Penn Heart and Vascular

A Better Option for this High Risk Mitral Valve Patient

"I have no regrets. This mitral valve procedure was the best thing I could have done for myself. Go to Penn. Make an appointment. If you are a candidate, do it!"

Elaine Kramer, 90, Mitraclip patient

Elaine Kramer was at a point in life where standing up was difficult because of the deep breaths it required. Just walking to the bathroom was a challenge. She was sick and tired of being sick and tired, but there was no end in sight to the misery.

After living with chronic obstructive pulmonary disease for many years, the 90-year-old great-grandmother was painfully accustomed to her shortness of breath. But, despite medicine and oxygen treatments, she was only getting worse. After a follow-up with her pulmonologist, Elaine determined it was time to seek other advice. Her doctor referred her to Penn Heart and Vascular, where the collaboration of different specialists gave her answers and options.

Cardiologists at Penn soon found that Elaine had severe, degenerative mitral regurgitation and was in immediate need of treatment. Mitral regurgitation, sometimes called leaky mitral valve, is a common heart valve disorder where the mitral valve leaflets do not close properly, causing blood to leak backwards. The heart works inefficiently, causing shortness of breath and fatigue for those afflicted. Suffering from a severe form of the disease, Elaine couldn't catch her breath, even after walking short distances.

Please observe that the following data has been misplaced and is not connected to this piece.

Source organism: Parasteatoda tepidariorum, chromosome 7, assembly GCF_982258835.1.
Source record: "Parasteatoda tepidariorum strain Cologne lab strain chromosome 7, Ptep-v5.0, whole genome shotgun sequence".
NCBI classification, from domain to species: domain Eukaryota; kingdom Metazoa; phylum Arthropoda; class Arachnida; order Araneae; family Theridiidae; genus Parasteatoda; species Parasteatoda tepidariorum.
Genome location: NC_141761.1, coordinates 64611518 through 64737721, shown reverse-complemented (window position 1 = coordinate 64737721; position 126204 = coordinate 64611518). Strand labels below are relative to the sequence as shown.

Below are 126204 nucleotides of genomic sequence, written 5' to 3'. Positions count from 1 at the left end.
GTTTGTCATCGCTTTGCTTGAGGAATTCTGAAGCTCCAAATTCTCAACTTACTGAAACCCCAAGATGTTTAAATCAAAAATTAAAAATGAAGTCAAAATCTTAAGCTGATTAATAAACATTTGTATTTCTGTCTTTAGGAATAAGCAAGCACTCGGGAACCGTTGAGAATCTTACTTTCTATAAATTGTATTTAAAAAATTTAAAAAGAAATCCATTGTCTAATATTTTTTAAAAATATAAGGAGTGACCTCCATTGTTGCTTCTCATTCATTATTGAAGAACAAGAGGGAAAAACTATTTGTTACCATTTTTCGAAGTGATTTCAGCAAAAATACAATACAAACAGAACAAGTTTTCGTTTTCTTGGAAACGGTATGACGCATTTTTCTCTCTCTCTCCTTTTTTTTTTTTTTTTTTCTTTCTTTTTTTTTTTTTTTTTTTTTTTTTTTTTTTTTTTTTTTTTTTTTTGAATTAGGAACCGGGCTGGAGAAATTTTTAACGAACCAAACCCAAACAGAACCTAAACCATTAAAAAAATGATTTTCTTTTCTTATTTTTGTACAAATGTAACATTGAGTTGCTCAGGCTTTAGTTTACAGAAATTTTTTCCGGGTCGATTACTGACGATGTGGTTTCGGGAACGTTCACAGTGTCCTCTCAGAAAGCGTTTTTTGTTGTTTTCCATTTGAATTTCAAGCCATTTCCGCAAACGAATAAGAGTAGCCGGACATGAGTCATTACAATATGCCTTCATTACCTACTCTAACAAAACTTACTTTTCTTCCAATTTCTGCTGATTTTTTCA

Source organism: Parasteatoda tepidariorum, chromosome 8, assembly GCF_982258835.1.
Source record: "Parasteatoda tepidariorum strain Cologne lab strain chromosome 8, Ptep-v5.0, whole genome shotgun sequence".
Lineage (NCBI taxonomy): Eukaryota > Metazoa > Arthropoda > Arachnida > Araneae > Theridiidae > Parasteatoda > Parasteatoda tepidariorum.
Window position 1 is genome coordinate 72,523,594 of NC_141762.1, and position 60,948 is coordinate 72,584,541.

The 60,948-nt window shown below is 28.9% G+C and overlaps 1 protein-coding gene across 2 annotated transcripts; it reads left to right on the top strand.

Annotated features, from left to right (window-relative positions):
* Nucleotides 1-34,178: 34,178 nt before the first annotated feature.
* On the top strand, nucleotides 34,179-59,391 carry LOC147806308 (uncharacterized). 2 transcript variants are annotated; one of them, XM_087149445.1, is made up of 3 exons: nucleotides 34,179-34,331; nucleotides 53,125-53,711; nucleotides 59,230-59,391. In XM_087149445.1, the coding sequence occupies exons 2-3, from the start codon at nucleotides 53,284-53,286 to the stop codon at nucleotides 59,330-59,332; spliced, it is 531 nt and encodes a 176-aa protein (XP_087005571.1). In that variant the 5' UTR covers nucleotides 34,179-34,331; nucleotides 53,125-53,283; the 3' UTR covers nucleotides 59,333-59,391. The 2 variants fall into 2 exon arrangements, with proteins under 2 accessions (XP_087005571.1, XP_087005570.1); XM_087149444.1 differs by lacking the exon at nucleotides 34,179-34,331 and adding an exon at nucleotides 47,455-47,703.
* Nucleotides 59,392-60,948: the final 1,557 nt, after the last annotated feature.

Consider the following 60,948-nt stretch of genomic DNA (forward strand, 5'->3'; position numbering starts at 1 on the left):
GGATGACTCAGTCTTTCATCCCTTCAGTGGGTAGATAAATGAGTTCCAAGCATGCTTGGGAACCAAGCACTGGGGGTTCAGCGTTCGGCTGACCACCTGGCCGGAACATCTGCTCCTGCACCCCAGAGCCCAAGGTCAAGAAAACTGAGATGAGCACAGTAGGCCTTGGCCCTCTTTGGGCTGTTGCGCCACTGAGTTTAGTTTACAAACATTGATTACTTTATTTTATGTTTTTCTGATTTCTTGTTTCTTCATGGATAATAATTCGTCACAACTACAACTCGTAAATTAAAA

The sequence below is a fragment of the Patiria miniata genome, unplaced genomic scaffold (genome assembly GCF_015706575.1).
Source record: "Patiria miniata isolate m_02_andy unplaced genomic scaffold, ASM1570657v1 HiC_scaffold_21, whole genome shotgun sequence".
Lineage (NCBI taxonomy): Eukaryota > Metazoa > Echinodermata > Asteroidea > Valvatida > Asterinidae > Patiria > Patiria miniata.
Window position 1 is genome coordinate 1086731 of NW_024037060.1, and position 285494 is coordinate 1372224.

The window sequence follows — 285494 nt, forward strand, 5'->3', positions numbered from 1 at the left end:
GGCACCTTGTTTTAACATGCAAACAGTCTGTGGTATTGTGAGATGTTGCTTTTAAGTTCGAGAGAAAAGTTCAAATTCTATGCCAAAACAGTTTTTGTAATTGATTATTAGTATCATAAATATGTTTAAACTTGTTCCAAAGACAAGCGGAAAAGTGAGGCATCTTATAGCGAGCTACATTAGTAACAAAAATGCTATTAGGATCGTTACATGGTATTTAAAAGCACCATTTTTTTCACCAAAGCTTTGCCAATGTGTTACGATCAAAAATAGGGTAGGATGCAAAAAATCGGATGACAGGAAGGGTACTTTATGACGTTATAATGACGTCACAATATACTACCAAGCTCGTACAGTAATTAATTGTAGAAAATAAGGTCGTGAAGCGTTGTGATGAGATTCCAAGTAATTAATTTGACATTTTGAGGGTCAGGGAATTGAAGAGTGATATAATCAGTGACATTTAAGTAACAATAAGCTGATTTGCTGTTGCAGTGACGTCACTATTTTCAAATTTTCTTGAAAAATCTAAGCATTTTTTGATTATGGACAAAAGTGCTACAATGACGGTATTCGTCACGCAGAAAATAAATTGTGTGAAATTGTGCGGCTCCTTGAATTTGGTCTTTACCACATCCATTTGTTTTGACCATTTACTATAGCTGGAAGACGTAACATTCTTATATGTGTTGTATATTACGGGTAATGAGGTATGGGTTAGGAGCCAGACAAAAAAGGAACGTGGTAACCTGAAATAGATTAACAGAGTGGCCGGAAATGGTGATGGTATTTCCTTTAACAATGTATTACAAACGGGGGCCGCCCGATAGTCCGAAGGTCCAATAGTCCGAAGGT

Typically, patients diagnosed with severe mitral regurgitation have two options: prescription medications to relieve the symptoms -- but that don't fix the problem -- or surgery, the latter of which may require the use of a heart-lung machine.

Elaine Kramer now had a third option.

In October, the FDA approved a minimally-invasive procedure to repair the mitral valve using a device called the Evalve MitraClip. This option presents an alternative for patients who suffer from degenerative mitral regurgitation and who are considered too high-risk for open heart surgery.

Elaine was a candidate.

Elaine went to see cardiac surgeon Dr. Clark Hargrove at Penn Presbyterian Hospital. Dr. Hargrove gained a clearer picture of Elaine's heart and determined she was at a high risk for complications if she had open heart surgery. He recommended that she see Penn interventional cardiologist, Dr. Howard Herrmann, a MitraClip pioneer. After evaluating Elaine, it was clear to Dr. Herrmann that she was a prime candidate for the MitraClip procedure.

One February morning, with her children by her side and great-grandchildren in her thoughts, Elaine underwent the MitraClip procedure. Working side-by-side with Dr. Frank Silvestry – an expert in cardiac imaging – Dr. Herrmann successfully treated Elaine's mitral valve. The next day, Elaine walked out of the hospital grateful that she had avoided open heart surgery.

So what is Elaine most excited for when she looks ahead in her life? Watching her seven great-grandchildren grow while still maintaining her independence.

The MitraClip procedure has a long, positive history at Penn Medicine.

Years ago, and in many parts of the country, the MitraClip procedure would not have been an option for Elaine and others like her. Now, as the only facility in the area performing this minimally-invasive alternative to open heart surgery, Penn Medicine gives hope to high risk mitral valve disease patients.

Dr. Herrmann performed the second MitraClip procedure in the U.S. over 10 years ago when clinical trials first started and has been performing it ever since with his team at Penn Medicine.

If you have been diagnosed with mitral regurgitation or suspect you may have a heart valve problem, seek out the care of Penn Medicine. When patients come to Penn, they have access to a collaborative cardiac team of physicians and surgeons looking out for their best treatment. Penn cardiologists are leaders in their field and can point patients to the newest, cutting-edge technology that can't be found anywhere else in the area.

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